Hi to all the budding investors out there. I hope you have had a month of success and you have been learning a lot about this exciting (and sometimes frustrating) industry.
Well so much is happening with changes to the First Home Buyers Grant, stamp duty etc etc…oops I digress, sorry!
I promise not to wander all over the place and I will pick up from where I left off last. My main projects I'm juggling between are buying a property through my newly set up Self Managed Super Fund (SMSF) and completing a reno on my current house. The reno is coming along fine although I am a little behind where I would like to be due to work and generally the complexities of life (so much quicker if I didn’t have to work).
Houses generally as a rule sell better in the warmer months of the year and here in Qld we are into spring and soon summer. I have a deadline of no later than the first week of October to get my place on the market (summer and before Christmas are all key points). I will be selling it with the assistance of a property investor (and now my mentor) as he has a real estate licence. This will keep the commission I pay lower and I will also learn by working closely with him during the promote and sell periods.
My reno plans have changed a few times over the course of the last 6 months. I am aiming for the best bang for my buck while doing the least possible but still adding value to the property. It sounds impossible doesn’t it!
I have a small, 3 bedroom (after I turned an under roof veranda area into another bedroom) very old timber ‘Queenslander’. I am looking at attacking the main areas a buyer would focus in on. These are (not in any particular order) the kitchen, the bathroom and the external appearance.
I downloaded a basic ‘free’ piece of software off the web which I have used to enter in all my reno costs against a rough budget I have in another column. This keeps me on track and stops me getting carried away - which is all too easy to do. You will be amazed what sorts of spreadsheets, etc. are available on the web for free.
I had a 70’s old style dark brown brick wall at the front of the house (oh so ugly). To save money and update I had it rendered. I got a hold of a local guy from the local paper, which worked out to be half the price of some of my other quotes. He rendered it but didn’t paint it as I can easily do that myself.
Since that day I have done the following:
· Hired a high pressure cleaner for the entire outside of the house including all concrete and paved areas. The driveway came out well with a water blaster and hence was unnecessary to paint it. If it didn’t I was prepared to have it bagged and a colour added.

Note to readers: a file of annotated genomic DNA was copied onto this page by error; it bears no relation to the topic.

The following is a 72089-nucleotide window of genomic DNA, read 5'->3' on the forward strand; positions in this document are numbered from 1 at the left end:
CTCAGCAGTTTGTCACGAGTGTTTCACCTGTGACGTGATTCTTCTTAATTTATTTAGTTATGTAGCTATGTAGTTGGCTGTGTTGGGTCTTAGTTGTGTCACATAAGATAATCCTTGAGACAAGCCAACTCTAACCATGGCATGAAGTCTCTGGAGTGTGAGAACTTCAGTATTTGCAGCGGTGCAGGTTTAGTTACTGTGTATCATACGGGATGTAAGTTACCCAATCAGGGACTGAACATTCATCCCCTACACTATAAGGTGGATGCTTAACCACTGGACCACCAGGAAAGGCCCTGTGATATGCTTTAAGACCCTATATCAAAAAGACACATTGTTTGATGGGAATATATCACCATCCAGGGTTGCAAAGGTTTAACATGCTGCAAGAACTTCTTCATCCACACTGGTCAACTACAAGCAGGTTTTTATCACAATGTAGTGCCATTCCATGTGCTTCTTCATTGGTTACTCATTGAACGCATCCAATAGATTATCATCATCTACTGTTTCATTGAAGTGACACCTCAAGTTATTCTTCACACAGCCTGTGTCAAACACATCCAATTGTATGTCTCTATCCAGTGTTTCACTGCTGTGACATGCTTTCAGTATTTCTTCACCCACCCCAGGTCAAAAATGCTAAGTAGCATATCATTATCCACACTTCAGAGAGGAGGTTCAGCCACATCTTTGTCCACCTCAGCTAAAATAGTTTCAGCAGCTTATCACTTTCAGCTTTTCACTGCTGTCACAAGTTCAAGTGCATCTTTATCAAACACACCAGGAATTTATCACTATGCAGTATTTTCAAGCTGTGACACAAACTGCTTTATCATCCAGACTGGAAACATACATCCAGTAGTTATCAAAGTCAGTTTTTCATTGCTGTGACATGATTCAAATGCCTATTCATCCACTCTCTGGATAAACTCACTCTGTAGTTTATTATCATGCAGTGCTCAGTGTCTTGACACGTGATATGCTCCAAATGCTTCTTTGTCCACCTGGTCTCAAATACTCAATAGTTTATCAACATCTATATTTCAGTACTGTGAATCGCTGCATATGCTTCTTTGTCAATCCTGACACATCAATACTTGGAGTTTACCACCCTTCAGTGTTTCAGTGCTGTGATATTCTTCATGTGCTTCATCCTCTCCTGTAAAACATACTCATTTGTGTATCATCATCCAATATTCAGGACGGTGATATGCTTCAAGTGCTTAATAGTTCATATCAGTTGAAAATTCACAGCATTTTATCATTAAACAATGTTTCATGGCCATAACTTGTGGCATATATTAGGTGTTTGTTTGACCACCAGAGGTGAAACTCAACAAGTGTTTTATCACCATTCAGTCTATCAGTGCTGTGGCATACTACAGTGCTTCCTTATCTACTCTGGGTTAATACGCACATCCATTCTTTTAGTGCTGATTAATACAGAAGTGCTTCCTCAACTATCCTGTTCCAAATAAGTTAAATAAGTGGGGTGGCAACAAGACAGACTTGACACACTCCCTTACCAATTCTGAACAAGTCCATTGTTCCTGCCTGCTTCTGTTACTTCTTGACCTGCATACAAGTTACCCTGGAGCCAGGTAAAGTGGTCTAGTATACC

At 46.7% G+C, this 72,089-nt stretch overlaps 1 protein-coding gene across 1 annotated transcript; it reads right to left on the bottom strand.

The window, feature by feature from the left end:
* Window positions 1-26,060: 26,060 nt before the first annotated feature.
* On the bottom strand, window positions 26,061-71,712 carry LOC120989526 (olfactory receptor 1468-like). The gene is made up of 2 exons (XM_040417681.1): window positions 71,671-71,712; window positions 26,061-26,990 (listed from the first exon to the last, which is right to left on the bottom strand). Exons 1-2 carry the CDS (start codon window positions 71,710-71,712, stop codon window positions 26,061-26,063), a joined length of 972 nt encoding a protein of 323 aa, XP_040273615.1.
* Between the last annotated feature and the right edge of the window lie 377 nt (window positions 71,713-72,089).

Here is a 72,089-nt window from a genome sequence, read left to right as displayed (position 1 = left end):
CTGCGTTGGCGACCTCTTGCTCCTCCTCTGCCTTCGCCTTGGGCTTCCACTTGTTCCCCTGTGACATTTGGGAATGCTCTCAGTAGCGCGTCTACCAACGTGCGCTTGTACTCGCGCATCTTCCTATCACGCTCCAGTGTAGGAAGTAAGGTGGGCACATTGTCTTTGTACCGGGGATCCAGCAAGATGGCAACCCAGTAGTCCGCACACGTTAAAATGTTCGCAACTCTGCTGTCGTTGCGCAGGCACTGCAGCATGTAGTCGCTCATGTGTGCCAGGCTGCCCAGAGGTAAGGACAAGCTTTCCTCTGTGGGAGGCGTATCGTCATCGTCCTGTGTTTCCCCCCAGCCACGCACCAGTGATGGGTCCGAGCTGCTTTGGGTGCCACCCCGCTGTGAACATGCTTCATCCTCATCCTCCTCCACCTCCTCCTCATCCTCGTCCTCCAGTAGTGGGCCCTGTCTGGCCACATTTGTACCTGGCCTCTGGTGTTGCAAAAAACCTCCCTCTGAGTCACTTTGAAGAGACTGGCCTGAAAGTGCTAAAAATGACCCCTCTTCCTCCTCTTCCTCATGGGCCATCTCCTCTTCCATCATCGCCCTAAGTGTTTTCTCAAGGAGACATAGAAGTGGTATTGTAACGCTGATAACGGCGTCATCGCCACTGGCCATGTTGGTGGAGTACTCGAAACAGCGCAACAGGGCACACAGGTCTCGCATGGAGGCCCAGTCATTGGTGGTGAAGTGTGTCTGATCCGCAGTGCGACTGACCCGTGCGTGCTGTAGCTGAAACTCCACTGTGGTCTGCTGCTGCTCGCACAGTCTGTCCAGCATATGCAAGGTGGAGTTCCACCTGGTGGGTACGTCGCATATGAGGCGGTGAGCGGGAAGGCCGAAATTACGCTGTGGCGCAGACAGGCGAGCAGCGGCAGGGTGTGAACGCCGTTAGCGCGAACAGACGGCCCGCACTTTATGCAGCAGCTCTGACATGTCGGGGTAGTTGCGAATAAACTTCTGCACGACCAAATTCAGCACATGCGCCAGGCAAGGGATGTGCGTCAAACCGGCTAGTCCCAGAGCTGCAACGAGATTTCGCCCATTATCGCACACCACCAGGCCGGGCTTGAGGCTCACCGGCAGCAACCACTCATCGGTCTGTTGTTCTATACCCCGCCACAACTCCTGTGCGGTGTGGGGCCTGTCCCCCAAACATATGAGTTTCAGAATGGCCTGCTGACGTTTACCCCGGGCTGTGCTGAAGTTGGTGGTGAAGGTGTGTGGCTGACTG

· Hired a chain saw and cut down some ugly trees preventing a view of the park behind me. This opened it up, let in more light and gives an open space view of the park. It made the whole backyard look larger
· Removed the old Hills Hoist that was stuck in the middle of the yard and fitted a folding clothes line
· Removed any and all overgrown and ugly vegetation from around the house. Re-mulched, used stones (these are great for hiding bad areas of a garden or over old cement paths). This made areas look clean and crisp. I then added some suitable plants where they were needed.
· I repaired fencing and gates instead of replacing.
· I repainted portions (by paint matching) and touched up other external areas instead of doing a full house repaint.
· I have a detached garage which I will clean out and promote as an additional detached living area. It seems that detached living areas are big on a buyers shopping list and are even a preference to an additional bedroom (extra rent or maybe to keep the kids at arm’s length).
Since I'm going a bit long here, I'll end this post with a few of the lessons I've learned so far:
1. Keep a reno to sell as basic as possible (as against a reno to live in)
2. Get free software off the web or build your own basic spreadsheet. You really need to keep on top of those quotes, time line and costs
3. Repair instead of replace if it’s cheaper
4. Use local tradespeople as they are often a lot cheaper but always get 3 quotes. Oh yeah and let them know you are getting 3 quotes!
5. Hire a lot of the expensive gear you might need instead of buying
6. Always look for clean crisp areas that lend themselves to multi-purposes (appeals to more buyers)
If you have any specific questions then just drop a comment and I will do my best to answer. From what I have seen the property market is far from quiet at the moment and a lot of smart operators are out there doing some great deals.
Bottom line, things will always go pear shaped so just learn to smile and keep moving forward as the alternative is to stress out and give up, which will get you nowhere fast!
Do you have more than $200k in your super fund? You could use your super to buy property - Find out how
Recently divorced and just about 15 years from what he had thought would be his retirement age, Kevin is afraid he won’t be ready. But he’s now doing something about it, and aiming to use his passion for property to help him get back on track. He is starting from zero after giving up the two investment properties he had bought with his ex-wife, but he has big plans ahead as he strikes out on his own.
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